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Researchers Link Four Variants to Conception Rate in Dairy Cows

NEW YORK (GenomeWeb News) – Four variants — two of which are within gap junction-related genes — are linked to conception rate in cows, a team of Japanese researchers reported in the Proceedings of the National Academy of Sciences today.

Those two genes, PKP2 and CTTNBP2NL, the team added, may affect whether embryos may implant. The other two variants the group uncovered, SETD6 and CACNB2, are located within neuroendocrine-related genes, which are involved in stimulating the release of follicle-stimulating hormone from the anterior pituitary gland. FSH, in turn, regulates reproductive processes.

"Our GWAS uncovered unexpected roles for these genes and provides a potential solution for the problem of declining conception rates in the livestock industry," the researchers led by Yoshikazu Sugimoto at the Shirakawa Institute of Animal Genetics in Fukushima said.

Dairy cattle, Sugimoto and his colleagues noted, have been bred for their milk yield, rather than for breeding capability, and the dairy industry has recently reported declining fertility in cows. Additionally, they said that candidate-gene approaches have generated long lists of genes that may be involved in conception in cows.

To search for a more specific group of genes linked to conception and fertility, Sugimoto and his colleagues conducted a genome-wide association study that compared 192 cows with high conception rates to 192 cows with low conception rates. They genotyped these 384 cows at 54,001 SNPs, and found six loci on five different chromosomes that correlated with conception rate. Two of those SNPs were not located near any known genes and were excluded from further analysis.

For each of the four remaining loci, the researchers examined and sequenced the exons as well as 5' and 3' UTR regions surrounding the loci to home in on potentially causal variants.

On chromosome 5, a deletion in PKP2 — a demosomal plaque protein whose expression affects Cx43 levels — popped out as a possible causal variant. Sugimoto and his colleagues genotyped an additional 1,034 cows and 2,528 sires and found that cattle with the deletion allele had higher conception rates. In addition, in a bovine endometrial cell line, the researchers noted increased PKP2 activity and higher mRNA levels were associated with the deletion allele, as compared to the wild-type allele. Further, they noted that the lower the PKP2 expression level, the lower the expression of Cx43, a gap junction protein, and the less calcium was diffused.

In addition, a variant on chromosome 3 in INRA-641, which is located in the 3'UTR of CTTNBP2NL, also appeared to affect conception in cows. Again, expression levels of CTTNBP2NL varied for one allele as compared to the other, suggesting to the researchers that those differences in expression could affect conception.

CTTNBP2NL, the researchers noted, has an unknown function, though, they determined that it interacts with PP2Ac, a protein phosphatase2A catalytic subunit, in bovine cells. Indeed, knockdown of CTTNBP2NL led to decreased phosphatase activity while its overexpression led to increased phosphatase activity.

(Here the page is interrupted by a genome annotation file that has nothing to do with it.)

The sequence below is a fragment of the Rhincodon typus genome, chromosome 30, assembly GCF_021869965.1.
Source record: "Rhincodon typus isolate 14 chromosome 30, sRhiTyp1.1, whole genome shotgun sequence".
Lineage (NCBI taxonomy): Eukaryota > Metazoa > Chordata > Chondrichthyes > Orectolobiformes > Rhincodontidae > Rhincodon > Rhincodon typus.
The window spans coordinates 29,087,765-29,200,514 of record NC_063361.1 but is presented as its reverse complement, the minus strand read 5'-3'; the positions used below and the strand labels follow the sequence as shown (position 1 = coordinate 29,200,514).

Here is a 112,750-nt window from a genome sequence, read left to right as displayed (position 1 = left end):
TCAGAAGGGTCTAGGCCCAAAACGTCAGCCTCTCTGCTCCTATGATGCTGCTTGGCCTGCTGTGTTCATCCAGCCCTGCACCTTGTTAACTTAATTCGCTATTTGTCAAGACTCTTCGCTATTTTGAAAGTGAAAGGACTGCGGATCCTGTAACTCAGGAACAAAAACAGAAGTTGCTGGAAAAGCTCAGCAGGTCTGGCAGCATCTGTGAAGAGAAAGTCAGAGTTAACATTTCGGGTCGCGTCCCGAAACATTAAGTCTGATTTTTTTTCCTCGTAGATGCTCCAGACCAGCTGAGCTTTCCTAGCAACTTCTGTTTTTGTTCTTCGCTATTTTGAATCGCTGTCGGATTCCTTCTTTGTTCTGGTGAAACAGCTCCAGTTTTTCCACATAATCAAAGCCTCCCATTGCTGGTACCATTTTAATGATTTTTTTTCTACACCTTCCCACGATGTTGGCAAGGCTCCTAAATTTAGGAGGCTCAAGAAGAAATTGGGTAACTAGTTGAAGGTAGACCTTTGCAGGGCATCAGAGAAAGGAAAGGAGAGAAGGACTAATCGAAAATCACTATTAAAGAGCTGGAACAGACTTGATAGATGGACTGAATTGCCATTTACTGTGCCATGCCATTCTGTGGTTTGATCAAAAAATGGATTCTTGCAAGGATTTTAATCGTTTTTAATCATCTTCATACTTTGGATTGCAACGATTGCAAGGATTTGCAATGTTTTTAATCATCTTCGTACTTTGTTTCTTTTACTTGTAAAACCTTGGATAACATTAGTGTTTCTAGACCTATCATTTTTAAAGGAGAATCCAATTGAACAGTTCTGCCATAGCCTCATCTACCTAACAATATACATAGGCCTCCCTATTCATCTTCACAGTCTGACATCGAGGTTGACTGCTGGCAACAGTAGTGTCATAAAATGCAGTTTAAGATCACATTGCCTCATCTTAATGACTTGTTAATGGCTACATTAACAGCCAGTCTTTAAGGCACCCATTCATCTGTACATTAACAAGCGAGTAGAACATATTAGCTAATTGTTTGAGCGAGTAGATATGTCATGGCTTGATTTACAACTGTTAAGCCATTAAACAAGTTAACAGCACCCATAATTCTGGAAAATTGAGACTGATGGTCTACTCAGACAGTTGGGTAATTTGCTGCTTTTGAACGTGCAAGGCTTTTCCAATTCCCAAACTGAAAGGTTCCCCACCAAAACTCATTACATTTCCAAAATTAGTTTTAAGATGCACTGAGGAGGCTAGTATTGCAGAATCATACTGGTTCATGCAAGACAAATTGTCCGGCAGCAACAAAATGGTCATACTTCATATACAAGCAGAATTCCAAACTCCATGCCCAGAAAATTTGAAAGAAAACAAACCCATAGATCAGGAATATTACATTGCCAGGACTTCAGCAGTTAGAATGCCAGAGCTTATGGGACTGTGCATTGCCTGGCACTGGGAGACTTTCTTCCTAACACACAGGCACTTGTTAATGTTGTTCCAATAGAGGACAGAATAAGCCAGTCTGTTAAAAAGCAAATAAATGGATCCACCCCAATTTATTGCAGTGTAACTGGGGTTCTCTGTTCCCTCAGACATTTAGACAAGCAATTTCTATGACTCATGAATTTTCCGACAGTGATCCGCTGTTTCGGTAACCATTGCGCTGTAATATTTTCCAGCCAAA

One of the molecules PP2Ac targets is Cx43, the researchers said, and cells that over expressed CTTNBP2NL had lower levels of Cx43 phosphorylation.

Sugimoto and his colleagues examined the effects of these two genes in mice. PKP2, they found, improves cell communication through Cx43 while CTTNBP2NL inhibits it, also through Cx43. Cx43, they added, is expressed in mouse uterine stomal cells on day 5 of pregnancy, within 12 hours of the start of implantation.

By adding siPKP2 or CTTNBP2NL to mouse uteri, the researchers observed decreased Cx43 or decreased phosphorylation of Cx43, respectively. Through immunohistochemical assays, they determined that siPKP2 and CTTNBP2NL inhibits embryo implantation.

"PKP2 and CTTNBP2NL influence implantation through gap junction communication," the researchers wrote, noting that "[g]ap junction communication in the cumulus-oocyte complex of the ovary is also important for oocyte maturation and pregnancy outcome." They added that future studies should examine what molecules travel through gap junctions in the uterus and whether PKP2 and CTTNBP2NL play roles in oocyte maturation.

Meanwhile, the researchers picked up a signal on chromosome 18 that they whittled down to a variant in SETD6, whose protein product catalyzes the methylation of lysine in the RelA subunit of NF-κB. Among its many duties, NF-κB is involved in the transcriptional regulation of gonadotropin-releasing hormone, which, in turn, stimulates the release of follicle stimulating hormone and luteinizing hormone. They suggested that SETD6 might control FSH secretion via the transcriptional regulation of gonadotropin-releasing hormone.

A fourth region on chromosome 13 was traced to a deletion in CACNB2, and the researchers noted that cows with the deletion had higher conception rates than cows without it. Knockdown experiments of CACNB2 led to a decrease in FSH expression while over-expression of CACNB2 led to an increase of FSH expression.

Further, they reported that cows with both the deletion in CACNB2 and the SETD6 variant had even higher levels of FSH, indicating that CACNB2 may influence conception through the SETD6 pathway.

"Our findings reveal important roles for gap junction communication and the neuroendocrine system in conception and suggest unique selection methods to improve reproductive performance in the livestock industry," Sugimoto and his colleagues wrote.